Ukraine’s Startling About-Face

FRONTIER MARKETS REPORT

 

By Dan Keeler

 

Ukraine’s decision to turn its back on Western Europe has seriously undermined its near-term appeal, but long-term opportunities remain.

 

Perhaps more than any other country in Europe, Ukraine is torn between its long-standing connection with Russia and its desire to be part of the more dynamic and open markets of Western Europe. That tension came into sharp focus in November as Ukraine’s leaders sought to finalize a trade agreement with the EU that could have constituted the first small step on the road to EU accession.

 

As the deal drew closer, Russia applied ever-greater pressure on the country to pull out of the EU talks and, instead, move toward joining its customs union. Eventually, president Viktor Yanukovych announced that Ukraine would not sign the EU agreement and would tighten its economic ties to Russia.

 

12-ukraine-demonstrators-favoring-eu-ties

 

As well as triggering angry protests by hundreds of thousands of pro-EU Ukrainians, the country’s decisive turn away from Europe disappointed many investors who were hoping Ukraine’s efforts to align with the EU would drive improvements in governance and economic management. Although Ukraine jumped from 140th to 112th in the World Bank’s latest ease-of-doing-business rankings, critics point to its low corporate governance standards. Despite the sharp improvement, the country is still a lowly 23rd out of 26 countries in the Eastern Europe and Central Asia region.

 

Its business environment is unlikely to become any less opaque in the near term, and the government is also likely to continue delaying difficult policy actions that are needed to resolve some pressing current problems and generate more stability in the future. “Ukraine is basically broke,” says Tim Drinkall, portfolio manager for Morgan Stanley’s $225 million frontier markets fund. “It’s stopped paying some government salaries. Reserves are dwindling, it’s seen five quarters of negative economic growth, the currency is ripe for a 10% to 20% devaluation, and presidential elections are due in 2015. They desperately need money.” Russia, seemingly, is prepared to provide at least some of that money, but with heavy strings attached.

 

Money alone will not solve Ukraine’s problems, though. “Ukraine needs a currency adjustment and a natural gas price adjustment—but both options are unpalatable, so the government keeps putting it off,” notes Raymond Zucaro, managing principal and portfolio manager at California firm SW Asset Management.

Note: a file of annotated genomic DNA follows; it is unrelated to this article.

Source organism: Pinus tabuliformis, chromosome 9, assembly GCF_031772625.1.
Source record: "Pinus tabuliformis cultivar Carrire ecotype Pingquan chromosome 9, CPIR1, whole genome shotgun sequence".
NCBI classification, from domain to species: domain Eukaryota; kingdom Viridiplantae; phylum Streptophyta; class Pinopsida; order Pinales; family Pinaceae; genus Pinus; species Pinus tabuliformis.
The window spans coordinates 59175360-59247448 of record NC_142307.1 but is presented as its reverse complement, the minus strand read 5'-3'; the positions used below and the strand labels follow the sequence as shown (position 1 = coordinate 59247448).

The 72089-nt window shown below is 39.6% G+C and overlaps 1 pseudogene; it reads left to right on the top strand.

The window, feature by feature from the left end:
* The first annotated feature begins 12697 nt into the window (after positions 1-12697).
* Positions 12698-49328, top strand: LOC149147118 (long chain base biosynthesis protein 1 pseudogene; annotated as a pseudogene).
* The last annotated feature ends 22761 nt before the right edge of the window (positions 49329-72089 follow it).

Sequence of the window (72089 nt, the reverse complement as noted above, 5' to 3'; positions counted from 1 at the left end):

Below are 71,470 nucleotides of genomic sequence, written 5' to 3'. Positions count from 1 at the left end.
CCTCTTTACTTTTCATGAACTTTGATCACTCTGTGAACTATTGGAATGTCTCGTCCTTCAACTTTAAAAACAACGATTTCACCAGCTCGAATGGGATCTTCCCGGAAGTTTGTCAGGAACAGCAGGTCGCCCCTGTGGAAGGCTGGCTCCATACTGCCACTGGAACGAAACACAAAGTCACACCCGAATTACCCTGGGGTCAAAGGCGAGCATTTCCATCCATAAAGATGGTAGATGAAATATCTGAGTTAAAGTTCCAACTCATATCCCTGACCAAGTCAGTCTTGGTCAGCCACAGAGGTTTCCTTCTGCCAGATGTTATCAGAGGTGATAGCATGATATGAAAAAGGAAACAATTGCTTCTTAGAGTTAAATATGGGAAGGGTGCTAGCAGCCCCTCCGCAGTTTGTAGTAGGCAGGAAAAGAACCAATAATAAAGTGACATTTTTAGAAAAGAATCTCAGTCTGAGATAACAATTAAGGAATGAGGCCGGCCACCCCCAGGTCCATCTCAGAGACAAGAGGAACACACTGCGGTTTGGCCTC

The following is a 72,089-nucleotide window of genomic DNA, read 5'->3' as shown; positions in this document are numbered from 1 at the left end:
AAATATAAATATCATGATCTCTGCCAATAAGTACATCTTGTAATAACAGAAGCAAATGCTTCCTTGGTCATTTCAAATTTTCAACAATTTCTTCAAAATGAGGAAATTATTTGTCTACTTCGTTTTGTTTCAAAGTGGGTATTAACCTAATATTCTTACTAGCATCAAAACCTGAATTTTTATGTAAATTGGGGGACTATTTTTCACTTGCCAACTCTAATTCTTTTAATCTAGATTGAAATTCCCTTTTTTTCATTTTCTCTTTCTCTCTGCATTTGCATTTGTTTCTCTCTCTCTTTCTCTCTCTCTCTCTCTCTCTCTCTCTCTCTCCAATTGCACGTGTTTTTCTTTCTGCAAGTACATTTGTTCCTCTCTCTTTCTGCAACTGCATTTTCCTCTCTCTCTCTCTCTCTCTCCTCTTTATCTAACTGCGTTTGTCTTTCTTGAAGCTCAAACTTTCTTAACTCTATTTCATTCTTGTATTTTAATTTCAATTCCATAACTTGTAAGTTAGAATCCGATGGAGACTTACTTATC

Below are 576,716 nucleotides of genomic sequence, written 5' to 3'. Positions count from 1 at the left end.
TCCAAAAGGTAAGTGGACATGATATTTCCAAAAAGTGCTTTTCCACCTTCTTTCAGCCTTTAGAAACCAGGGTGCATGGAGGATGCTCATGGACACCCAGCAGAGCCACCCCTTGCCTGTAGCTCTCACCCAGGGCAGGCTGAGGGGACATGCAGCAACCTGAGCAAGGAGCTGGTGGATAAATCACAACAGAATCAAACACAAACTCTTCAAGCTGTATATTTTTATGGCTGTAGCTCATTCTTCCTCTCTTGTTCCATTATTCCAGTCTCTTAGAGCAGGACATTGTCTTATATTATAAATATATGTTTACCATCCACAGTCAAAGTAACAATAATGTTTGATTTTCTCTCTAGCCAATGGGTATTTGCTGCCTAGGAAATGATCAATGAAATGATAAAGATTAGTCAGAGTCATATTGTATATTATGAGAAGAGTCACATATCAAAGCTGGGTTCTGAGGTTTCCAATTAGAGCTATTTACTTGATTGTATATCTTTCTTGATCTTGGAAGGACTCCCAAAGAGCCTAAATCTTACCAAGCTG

Yanukovych’s decision to scrap the EU agreement could inflict long-term damage on the economy too, say analysts. Among the worst effects, they believe, will be a rise in borrowing costs and a decline in FDI. “There will probably be less investment because there is no trade agreement with Europe to reduce tariffs,” says one US analyst who visited Ukraine shortly before Yanukovych announced his decision.

 

The outlook for Ukraine may be less cloudy than many observers feared in the immediate aftermath of the decision to ditch the EU deal, however. The country still has tremendous opportunity in agriculture and energy production, says Caglar Somek, global portfolio manager at frontier markets fund manager Caravel Management. “There is huge potential for shale gas, which is not difficult to extract. They could reduce their dependence on Russia for energy quite quickly,” he says. Others point to its educated population of nearly 50 million, plentiful natural resources and good infrastructure. “If you could remove the political uncertainty and the unusual economic moves, Ukraine has a lot of promise,” Zucaro adds.

 

As Global Finance was going to press, signs were emerging that Russia might reconsider its opposition to Ukraine’s developing closer ties with the EU if the terms of the deal were altered. Investors are holding out hope that Ukraine could start to realize its potential. “This is a setback,” says Zucaro, “but I’m not willing to write them off just yet.”

 

VITAL STATISTICS
Location: Eastern Europe
Neighbors: Belarus, Hungary, Moldova, Poland, Romania, Russia, Slovakia
Capital city: Kiev
Population: 46 million
Official language: Ukrainian
GDP per capita: $3,862*
GDP growth 2013: 0.4%*
Inflation 2013: -0.04%*
Currency: Hryvnia
Investment promotion agency: http://www.cepici.gouv.ci
Investment incentives available? Yes
Ease of Doing Business rank: 112th of 189 globally
 23rd of 26 in Eastern Europe and Central Asia**
Corruption Perceptions Index rank: 144th of 176 globally***
Political risk: Medium****
Security risk: Medium****

Sources:
* IMF World Economic Outlook Database; ** World Bank; *** Transparency International; **** Control Risks

 

PROS
Strategic location
Large, educated/skilled population
Substantial resources
Strong agricultural sector
CONS
Economic growth has stalled
Still under Russia’s sway
Corruption remains a serious issue
Efforts to improve economic management may decline
 

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